FIG. 6 is cross-sectional view of a wire-mesh gasket having a laterally offset, integral fin;

FIG. 7 is a cross-sectional view of a wire-mesh gasket having a centrally disposed, integral fin;

FIG. 8 is a cross-sectional view of a wire-mesh gasket having a pair of parallel cores and a double lobe shape;

FIG. 9 is a side elevation of a braided wire-mesh gasket according to the present invention;

FIG. 10 is a cross-sectional view of a wire-mesh gasket having an air core in use;

FIG. 11 is a cross-sectional view of a wire-mesh gasket having a wire-mesh core in use;

FIG. 12 is a cross-sectional view of a wire-mesh gasket in use having a centrally disposed fin in use; and

FIG. 13 is an elevation of a gasket pre-configured before heat treatment.

DETAILED DESCRIPTION OF THE PREFERRED EMBODIMENTS

A wire-mesh gasket 10 (see FIG. 1) has an elongated tubular member 12 that envelops a core 14. While the tubular member 12 is illustrated as being circularly cylindrical in cross section; however, oval, elliptical, and polygonal cross-sectional shapes including square, rectangular, hexagonal and the like are also contemplated. The core 14 can be selected from any one of a variety of materials. When a solid core is desired, the core 14 is preferably a circularly cylindrical element of an elastomeric material. In appropriate applications, the core 14 could even be hollow.

For applications where the wire-mesh gasket 10 should have both longitudinal and transverse compliance, the tubular member 12 may be formed by a suitable conventional knitting process. In a knitted process, a wire is sinuously or serpentinely looped or bent into a band 16 that is helically formed so that adjacent portions 16a, 16b of the band overlap one another. In that overlapping area, wire loops 18 of one section of the band interengage wire loops of the adjacent longitudinally displaced section of the band. This process results in a structure that has a substantial length in comparison to its transverse characteristic dimension, the diameter.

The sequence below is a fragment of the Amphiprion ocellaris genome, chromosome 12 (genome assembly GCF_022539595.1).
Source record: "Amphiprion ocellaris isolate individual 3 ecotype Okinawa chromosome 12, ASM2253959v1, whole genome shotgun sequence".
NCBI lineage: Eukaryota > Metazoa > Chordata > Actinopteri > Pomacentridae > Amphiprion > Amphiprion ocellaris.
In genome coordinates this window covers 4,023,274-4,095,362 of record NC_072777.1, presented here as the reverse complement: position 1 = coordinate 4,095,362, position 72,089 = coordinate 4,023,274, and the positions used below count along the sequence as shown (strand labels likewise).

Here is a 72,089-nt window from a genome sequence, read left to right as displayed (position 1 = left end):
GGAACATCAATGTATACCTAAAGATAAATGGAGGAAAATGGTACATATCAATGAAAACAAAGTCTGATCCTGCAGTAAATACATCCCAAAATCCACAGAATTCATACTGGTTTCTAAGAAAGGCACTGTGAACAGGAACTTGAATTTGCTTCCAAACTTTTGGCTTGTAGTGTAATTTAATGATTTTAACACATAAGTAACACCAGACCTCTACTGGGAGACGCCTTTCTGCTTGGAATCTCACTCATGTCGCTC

With that helically knitted arrangement, longitudinal compliance is provided for the wire-mesh gasket 10 since interengaged loops 18 of the wire are substantially free to slide longitudinally with respect to one another and with respect to loops of adjacent portions 16a , 16b . Furthermore, lateral or radial compliance is also provided since the serpentine loops 18 have little torsional resistance and are only constrained at the four spaced points where adjacent loops are engaged. As a result, when subjected to transverse force loads, the wire-mesh gasket 10 readily undergoes deflection. With heat-treated material the deformation is substantially elastic. With prior materials like mill-hard monel and stainless steel, plastic deformation occurs more readily.

The knitted mesh 12 is preferably fabricated from a material having high electrical conductivity and substantial resiliency. High electrical conductivity is particularly desirable in EMI/RFI gaskets. Substantial resiliency is an important characteristic for gaskets of this invention as resiliency in the wire makes possible elimination of a resilient core. A preferred material for the gasket 10 is a metal such as beryllium copper alloy wire which can be heat treated to increase its resiliency while reducing localized work hardening. Other preferred materials include spinodal alloys (copper-nickel-tin) as well as precipitation hardening steel alloys. Generally speaking, wire with a diameter in the range of 0.001 to 0.015 inches is suitable, while a diameter of about 0.006 inches is preferred. The heat-treatable metal wire can be plated as appropriate to assure galvanic compatibility in the ultimate application.

While precise dimensions of the wire-mesh gasket can be varied, generally speaking the gasket has a substantial length in relation to its transverse dimension or diameter. It has been found that a diameter of about 3/16 inch is suitable for many applications. For a gasket 10 of that size, nine circumferentially positioned loops of about 0.1 inch length are suitable. For larger diameter gaskets, the size and length of the loops remains approximately the same, but the number of loops in each circumferential ring increases. Conversely, for smaller diameter gaskets, the number of loops in each circumferential ring decreases.

Ordinarily the core 14 is generally cylindrical. As seen in FIG. 2, the core may have a circular cross section. Depending upon the application, the core can have one or more longitudinal holes running through it. Moreover, the core can be annular. Any suitable material can be used for the core. As seen in FIG. 3, the core can even be air. Or, as seen in FIG. 1, the core 14 may be fashioned from a solid material. As used in herein, "solid" core material includes elastomers, foamed elastomers, composite materials, conductive polymers, polymers containing conductive inclusions, and the like.